Comments below this answer tell us that the International Space Station always remained in Earth's atmosphere. It orbits in the thermosphere and simultaneously the ionosphere.

This answer to How do spacecraft measure their own charge? explains in detail how the ISS measures it's "floating potential" and uses a charging model to understand how charged it is.

The ISS measures its charge using the Floating Potential Measurement Unit. This device works as follows (from Data Analysis of the Floating Potential Measurement Unit aboard the International Space Station):

The Floating Potential Measurement Unit (FPMU) was developed by Utah State University’s Space Dynamics Laboratory (USU-SDL) to study surface charging of the International Space Station (ISS). The surface charging of the ISS is a complex problem owing to its large size, its variety of conductive/dielectric areas, and the exposed solar cell edges on its high voltage solar arrays. Not only is severe charging of the ISS a hazard for astronauts on Extra Vehicular Activity, but any resultant surface arcing can lead to functional anomalies and surface degradation on the ISS. Thus, the FPMU was developed under intense oversite and reporting requirements as it was deemed critical for ISS safety operations.


  1. Do ISS crews have to worry about the ionosphere? Have hazards to EVAs or surface arcing/functional anomalies happened due to ionospheric charing? 2 .Have any immediate hazards to astronauts on EVAs or surface arcing leading to functional anomalies every happened on the ISS due to ionospheric charing?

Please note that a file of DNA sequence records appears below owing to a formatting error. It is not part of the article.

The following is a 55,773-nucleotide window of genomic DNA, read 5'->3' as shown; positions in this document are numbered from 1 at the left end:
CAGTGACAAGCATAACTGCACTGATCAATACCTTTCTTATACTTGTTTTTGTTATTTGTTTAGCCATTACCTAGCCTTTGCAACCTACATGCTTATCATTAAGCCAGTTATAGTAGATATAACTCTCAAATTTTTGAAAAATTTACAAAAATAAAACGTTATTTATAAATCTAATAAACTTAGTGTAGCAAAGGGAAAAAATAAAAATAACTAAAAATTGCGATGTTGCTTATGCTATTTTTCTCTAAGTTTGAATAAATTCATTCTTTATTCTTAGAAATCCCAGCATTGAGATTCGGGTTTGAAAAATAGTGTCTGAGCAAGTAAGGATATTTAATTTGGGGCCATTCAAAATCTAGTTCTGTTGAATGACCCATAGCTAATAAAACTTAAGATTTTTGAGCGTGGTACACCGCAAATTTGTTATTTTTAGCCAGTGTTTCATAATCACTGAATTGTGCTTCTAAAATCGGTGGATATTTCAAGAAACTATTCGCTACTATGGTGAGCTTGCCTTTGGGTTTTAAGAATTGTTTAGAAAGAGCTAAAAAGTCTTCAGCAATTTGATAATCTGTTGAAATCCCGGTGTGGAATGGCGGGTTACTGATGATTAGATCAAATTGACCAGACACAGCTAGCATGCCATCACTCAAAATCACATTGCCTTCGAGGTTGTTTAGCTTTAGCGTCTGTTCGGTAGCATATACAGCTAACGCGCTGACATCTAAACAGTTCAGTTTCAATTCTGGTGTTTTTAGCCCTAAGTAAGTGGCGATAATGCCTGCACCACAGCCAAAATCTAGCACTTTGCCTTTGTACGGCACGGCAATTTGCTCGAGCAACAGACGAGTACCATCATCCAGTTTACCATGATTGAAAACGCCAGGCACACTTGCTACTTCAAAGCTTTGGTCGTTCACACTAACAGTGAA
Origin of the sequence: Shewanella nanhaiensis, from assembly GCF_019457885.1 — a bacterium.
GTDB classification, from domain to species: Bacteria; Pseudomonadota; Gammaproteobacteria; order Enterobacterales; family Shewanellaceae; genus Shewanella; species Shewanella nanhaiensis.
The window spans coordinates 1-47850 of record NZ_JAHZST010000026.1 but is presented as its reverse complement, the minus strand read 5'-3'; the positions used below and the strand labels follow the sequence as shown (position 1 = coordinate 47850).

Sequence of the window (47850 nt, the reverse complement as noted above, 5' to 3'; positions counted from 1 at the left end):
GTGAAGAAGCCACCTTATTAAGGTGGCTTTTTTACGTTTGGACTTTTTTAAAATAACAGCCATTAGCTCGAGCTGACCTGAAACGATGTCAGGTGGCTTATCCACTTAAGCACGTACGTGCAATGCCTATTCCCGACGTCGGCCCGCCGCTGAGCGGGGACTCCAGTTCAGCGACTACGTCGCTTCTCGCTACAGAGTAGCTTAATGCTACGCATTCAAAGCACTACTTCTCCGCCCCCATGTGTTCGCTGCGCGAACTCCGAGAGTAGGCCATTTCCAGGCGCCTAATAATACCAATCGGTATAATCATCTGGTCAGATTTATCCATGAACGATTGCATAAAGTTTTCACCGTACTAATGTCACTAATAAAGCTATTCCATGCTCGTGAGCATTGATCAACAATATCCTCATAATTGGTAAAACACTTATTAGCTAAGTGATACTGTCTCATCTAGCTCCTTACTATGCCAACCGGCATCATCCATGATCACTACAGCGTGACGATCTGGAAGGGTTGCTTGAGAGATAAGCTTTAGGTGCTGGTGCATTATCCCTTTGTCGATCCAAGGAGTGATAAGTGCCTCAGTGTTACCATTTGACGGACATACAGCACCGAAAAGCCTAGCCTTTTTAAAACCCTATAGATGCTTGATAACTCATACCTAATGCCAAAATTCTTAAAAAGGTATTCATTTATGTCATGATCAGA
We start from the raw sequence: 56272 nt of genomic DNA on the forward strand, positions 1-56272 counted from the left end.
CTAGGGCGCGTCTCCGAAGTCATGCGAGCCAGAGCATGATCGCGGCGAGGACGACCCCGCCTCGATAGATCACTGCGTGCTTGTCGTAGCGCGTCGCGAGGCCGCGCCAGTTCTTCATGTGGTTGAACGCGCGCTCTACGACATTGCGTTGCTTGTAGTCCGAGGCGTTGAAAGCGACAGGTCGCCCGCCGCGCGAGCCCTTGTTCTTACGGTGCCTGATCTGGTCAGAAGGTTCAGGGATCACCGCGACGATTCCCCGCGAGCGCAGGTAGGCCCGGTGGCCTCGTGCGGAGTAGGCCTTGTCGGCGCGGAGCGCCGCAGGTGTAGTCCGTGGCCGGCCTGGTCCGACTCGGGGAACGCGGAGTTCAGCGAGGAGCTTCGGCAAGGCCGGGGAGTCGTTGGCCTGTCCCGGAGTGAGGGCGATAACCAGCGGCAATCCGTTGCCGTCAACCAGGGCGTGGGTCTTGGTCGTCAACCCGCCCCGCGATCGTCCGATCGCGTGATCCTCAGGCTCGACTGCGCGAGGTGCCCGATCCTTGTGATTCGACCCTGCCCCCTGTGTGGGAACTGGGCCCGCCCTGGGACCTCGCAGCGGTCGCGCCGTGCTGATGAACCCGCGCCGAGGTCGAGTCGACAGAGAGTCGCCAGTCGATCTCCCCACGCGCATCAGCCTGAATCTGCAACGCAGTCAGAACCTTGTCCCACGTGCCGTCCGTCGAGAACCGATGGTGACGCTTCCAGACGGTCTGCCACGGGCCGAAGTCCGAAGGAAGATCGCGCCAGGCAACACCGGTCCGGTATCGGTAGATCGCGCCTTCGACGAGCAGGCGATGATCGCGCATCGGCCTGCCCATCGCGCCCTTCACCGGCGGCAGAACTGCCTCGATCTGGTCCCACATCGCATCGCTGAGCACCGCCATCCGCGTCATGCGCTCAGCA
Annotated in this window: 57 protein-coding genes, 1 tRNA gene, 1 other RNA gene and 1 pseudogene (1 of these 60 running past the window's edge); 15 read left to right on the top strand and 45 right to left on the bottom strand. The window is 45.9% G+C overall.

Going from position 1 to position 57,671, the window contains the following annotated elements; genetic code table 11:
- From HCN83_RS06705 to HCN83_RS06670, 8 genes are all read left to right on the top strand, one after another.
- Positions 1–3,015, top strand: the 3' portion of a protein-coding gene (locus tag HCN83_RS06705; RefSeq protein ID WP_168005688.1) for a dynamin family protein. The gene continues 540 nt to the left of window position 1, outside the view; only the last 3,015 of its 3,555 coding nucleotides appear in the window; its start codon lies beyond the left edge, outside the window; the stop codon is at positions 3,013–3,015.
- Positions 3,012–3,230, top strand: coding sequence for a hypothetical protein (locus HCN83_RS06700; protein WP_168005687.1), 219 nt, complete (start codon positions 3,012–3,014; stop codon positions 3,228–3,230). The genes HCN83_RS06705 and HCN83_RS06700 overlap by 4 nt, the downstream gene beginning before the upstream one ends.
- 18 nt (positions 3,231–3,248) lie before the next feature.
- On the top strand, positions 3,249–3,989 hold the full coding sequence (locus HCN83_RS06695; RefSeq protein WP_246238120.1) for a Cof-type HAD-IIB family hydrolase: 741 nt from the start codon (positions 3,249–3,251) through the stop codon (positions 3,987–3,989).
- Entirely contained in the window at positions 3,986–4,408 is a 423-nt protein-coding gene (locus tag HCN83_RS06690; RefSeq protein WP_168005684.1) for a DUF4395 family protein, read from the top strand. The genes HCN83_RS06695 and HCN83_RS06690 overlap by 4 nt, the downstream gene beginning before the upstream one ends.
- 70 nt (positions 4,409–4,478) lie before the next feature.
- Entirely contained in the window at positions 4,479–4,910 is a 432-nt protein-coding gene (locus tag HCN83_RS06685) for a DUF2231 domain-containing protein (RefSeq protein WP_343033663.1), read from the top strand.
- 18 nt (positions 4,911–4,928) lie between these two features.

• $\begingroup$ Saint Elmo's fire on the ISS? What are these green glowing balls of plasma on a solar panel? Dangerous? seems to have been a false alarm $\endgroup$
    – uhoh
    Commented Feb 5, 2021 at 5:26
  • 2
    $\begingroup$ I don't have enough for an answer, but I do have three parts: first -- ISS has the Plasma Contactor Unit (PCU), which kicks out a stream of ionized xenon gas (IIRC) to help ground ISS relative to surrounding plasma. This is primarily used during EVA. Second -- there are no-touch regions of ISS specifically because of the charging aspect. Solar arrays in particular can reach several hundreds of volts from the plasma ground. Third -- while I'm not sure about ionospheric charging, I seem to recall either an SSU or BCDU failure (can't remember) that was due to internal corona discharge. $\endgroup$
    – Tristan
    Commented Feb 5, 2021 at 15:52
  • $\begingroup$ @Tristan that gets pretty darn close to an answer, please consider posting it as a partial answer. Also see How did three 1.2 meter spheres and a Xe+ plasma contactor keep the Shuttle “grounded”? What did they look like? $\endgroup$
    – uhoh
    Commented Feb 6, 2021 at 1:57
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    $\begingroup$ Reluctant to turn it into an answer only because I have no idea how any of that stuff actually works. All my knowledge on this is adjacent but not related to my work $\endgroup$
    – Tristan
    Commented Feb 6, 2021 at 4:38
  • $\begingroup$ Look up space flights where a tether was employed. These can build up kV of potential, which is enough to arc and ablate material (or people). It's not the ionosphere that causes it though, but the motion through an effectively stationary magnetic field. $\endgroup$ Commented Feb 24, 2021 at 15:38


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